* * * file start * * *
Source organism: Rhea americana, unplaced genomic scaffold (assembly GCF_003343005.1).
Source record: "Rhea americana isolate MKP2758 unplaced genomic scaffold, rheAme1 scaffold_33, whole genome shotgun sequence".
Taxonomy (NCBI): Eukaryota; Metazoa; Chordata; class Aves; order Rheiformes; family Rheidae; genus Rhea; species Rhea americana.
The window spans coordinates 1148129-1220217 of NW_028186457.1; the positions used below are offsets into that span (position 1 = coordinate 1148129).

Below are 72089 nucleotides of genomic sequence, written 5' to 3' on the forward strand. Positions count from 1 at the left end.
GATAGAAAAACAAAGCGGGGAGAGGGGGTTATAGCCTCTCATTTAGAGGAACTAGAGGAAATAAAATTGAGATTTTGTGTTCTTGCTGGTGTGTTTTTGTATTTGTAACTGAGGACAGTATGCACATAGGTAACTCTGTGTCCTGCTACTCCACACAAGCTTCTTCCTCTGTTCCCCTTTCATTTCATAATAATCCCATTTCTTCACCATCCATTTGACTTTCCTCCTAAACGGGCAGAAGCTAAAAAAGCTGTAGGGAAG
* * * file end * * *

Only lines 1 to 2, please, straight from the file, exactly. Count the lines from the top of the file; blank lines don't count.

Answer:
Source organism: Rhea americana, unplaced genomic scaffold (assembly GCF_003343005.1).
Source record: "Rhea americana isolate MKP2758 unplaced genomic scaffold, rheAme1 scaffold_33, whole genome shotgun sequence".